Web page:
I've been thinking about the importance of the saddle to the cattle trail cowboy. It seemed logical to me that there must be many reasons the saddle was considered a valuable possession, so I did a little follow-up research in Cowboys, Indians and Gunfighters by Albert Marrin and The Cowboys by William H. Forbis, and a few other books.
One of the more obvious reasons the cowboy's saddle was important is comfort. Cowboys spent most of their lifetime in the saddle, so they were willing and wise to invest in a well-made, comfortable saddle. They did not skimp on quality. A saddle could be purchased for $30, a month's pay, but the top-notch saddle could cost $100, and if you'll recall the cost of a cattle trail horse, the cowboy's saddle often cost four to five times more than the value of the horse! The seasoned cowboy understood the importance of this investment, though. The saddle was expected to last for most of the cowboy's career, or at least 30 years. In fact, there was a saying among cowboys about saddles that signified when a cowboy was leaving the profession: "He's sold his saddle." No saddle, no cowboy.
As you'll recall, the horses on the cattle drive belonged to the owner of the cattle, but the saddle belonged to the cowboy. The price of the saddle was still tied to the health of the horse, though. Remember, part of the Cowboy Code is to be kind and compassionate toward animals. A cowboy with a good saddle could travel 70 miles a day on one horse and the horse would still feel strong at the end of the ride. A poor saddle could destroy a horse's posture, and I suppose the cowboy's too.
Like so much else in the world of the cowboy, the Western saddle also evolved from a Spanish invention, the Spanish war saddle. Spanish war saddles weighed as much as 40 pounds with thick velvet padding on a wood frame. They had pommels in front for the soldier to grab onto during a fight, or tie a rope to, and a high-curved cantle at the back to keep him from sliding off if the horse stumbled during battle. The Spanish war saddle's pommel and cantle was silver, and the saddle also had ornate silver plates descending from the pommel to prevent a sword or lance from piercing the horse beneath the saddle or shoving the saddle from the horse and sending the rider to the ground. The spurs hung much lower than those on Western saddles. In fact, the rider was practically standing on his horse.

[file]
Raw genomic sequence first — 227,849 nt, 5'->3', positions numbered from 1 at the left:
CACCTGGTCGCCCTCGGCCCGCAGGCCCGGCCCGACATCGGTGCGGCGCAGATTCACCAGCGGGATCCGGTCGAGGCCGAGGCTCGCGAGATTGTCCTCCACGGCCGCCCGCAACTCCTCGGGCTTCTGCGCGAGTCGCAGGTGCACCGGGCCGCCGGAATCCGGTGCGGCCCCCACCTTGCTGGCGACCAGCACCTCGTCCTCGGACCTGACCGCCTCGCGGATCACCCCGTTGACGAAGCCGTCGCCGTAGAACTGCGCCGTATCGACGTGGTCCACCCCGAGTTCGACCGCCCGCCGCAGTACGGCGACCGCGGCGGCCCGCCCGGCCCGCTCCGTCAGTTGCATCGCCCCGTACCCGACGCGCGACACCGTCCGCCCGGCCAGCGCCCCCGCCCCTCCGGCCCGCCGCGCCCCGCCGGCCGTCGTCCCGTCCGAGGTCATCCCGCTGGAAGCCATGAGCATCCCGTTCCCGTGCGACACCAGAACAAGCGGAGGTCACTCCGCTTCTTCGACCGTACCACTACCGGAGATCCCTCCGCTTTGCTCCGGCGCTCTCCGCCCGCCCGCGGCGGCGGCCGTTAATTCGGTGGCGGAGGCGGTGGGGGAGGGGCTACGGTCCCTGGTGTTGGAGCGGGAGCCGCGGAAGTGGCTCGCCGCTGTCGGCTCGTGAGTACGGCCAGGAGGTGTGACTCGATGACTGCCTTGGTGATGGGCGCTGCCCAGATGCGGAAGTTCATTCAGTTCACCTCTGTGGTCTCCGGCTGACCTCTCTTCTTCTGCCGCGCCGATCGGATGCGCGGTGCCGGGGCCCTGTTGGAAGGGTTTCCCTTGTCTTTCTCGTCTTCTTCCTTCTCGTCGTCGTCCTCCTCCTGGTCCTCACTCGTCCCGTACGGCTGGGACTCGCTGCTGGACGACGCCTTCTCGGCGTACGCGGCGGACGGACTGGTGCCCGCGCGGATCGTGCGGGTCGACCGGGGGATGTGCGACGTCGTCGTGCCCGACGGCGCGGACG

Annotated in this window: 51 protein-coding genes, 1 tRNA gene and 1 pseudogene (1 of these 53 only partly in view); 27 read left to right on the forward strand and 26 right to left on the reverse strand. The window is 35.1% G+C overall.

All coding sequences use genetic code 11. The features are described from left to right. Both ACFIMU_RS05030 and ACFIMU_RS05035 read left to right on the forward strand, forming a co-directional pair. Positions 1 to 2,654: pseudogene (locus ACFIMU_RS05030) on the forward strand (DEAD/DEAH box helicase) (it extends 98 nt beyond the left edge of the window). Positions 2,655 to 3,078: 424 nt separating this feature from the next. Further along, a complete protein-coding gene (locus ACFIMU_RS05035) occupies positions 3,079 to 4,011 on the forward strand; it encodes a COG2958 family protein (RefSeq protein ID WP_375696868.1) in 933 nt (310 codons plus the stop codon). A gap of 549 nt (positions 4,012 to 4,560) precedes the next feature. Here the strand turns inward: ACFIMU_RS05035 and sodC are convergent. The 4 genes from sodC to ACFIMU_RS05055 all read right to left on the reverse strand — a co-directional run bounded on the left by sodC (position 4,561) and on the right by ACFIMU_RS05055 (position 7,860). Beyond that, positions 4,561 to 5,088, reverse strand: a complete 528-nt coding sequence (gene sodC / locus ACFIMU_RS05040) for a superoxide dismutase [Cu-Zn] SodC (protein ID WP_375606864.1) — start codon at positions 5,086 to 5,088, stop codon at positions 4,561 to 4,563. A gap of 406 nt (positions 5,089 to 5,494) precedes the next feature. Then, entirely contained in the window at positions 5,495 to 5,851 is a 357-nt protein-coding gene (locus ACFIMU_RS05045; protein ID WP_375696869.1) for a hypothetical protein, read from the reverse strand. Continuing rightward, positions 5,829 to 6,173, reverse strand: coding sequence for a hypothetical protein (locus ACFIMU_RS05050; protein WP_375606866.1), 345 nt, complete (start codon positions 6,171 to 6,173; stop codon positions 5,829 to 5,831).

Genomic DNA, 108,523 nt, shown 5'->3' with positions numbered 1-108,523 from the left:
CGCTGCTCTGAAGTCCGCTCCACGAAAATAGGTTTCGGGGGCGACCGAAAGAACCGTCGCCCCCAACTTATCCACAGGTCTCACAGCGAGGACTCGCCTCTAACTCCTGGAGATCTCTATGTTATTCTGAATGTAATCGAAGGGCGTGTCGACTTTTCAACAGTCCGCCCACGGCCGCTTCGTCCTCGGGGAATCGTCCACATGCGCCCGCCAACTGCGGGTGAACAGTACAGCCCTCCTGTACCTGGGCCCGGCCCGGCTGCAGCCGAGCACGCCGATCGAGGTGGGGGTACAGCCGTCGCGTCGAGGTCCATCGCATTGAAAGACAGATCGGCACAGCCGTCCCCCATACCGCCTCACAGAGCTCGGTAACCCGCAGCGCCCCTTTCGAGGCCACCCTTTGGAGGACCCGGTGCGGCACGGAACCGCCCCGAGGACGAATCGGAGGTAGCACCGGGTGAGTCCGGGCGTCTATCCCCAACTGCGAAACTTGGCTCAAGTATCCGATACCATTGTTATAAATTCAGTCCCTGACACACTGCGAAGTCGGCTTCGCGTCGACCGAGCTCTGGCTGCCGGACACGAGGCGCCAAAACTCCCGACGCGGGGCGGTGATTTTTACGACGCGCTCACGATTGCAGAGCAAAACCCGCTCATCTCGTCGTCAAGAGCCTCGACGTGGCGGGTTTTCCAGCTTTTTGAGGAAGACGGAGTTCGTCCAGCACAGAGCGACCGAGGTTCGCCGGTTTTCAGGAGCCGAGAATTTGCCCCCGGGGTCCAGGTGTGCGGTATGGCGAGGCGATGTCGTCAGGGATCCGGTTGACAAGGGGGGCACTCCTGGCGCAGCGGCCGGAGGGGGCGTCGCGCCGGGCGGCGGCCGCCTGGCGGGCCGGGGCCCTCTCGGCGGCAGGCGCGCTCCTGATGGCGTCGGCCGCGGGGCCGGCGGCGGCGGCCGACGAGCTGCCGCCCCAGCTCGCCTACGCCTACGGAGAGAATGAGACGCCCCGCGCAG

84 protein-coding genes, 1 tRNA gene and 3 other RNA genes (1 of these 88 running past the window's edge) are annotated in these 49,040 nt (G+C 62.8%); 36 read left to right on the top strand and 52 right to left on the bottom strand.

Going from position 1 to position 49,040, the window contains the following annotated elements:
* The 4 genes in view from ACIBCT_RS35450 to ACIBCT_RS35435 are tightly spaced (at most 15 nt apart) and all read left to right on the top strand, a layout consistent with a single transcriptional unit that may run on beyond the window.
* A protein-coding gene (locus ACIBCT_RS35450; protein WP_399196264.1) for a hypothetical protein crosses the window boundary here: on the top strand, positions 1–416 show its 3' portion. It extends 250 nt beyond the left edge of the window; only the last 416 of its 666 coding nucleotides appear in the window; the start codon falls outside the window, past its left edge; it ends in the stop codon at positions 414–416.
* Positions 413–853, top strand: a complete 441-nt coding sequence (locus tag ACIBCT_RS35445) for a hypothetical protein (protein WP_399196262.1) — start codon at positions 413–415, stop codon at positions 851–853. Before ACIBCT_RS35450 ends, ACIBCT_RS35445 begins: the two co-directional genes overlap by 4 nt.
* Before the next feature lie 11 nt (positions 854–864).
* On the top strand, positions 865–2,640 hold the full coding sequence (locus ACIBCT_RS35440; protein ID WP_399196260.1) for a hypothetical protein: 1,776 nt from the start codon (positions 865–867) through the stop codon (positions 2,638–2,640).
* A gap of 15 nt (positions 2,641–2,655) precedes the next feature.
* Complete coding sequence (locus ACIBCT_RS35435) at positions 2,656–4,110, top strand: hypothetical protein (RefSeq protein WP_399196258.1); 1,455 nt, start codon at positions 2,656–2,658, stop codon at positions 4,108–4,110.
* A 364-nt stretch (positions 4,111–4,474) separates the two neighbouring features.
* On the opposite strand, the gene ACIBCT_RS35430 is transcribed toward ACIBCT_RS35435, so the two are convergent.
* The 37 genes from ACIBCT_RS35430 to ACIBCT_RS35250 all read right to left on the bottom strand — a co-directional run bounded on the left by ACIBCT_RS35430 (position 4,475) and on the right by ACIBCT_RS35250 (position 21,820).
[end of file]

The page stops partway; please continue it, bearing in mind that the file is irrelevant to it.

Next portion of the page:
The Western saddle evolved around the 19th century in cattle country. Each part of the saddle was created to meet a specific need for the cowboy on the trail. The horn was used for roping. The stirrups were generally broad to help the cowboy balance when riding down steep slopes and much higher than Spanish war saddles so Western cowboys were sitting more than standing during the ride. The wooden frame remained. The cantle remained, but was moved back and tilted for comfort--though modern chiropractors might disagree that this was a wise choice as it gave the cowboy the ability to slump a bit in the saddle. The pommel was changed to accommodate a lariat. The velvet, of course, was traded for quality leather. The silver thigh plates were removed and strings were added in various places so the cowboy could tie down anything he might need during travel.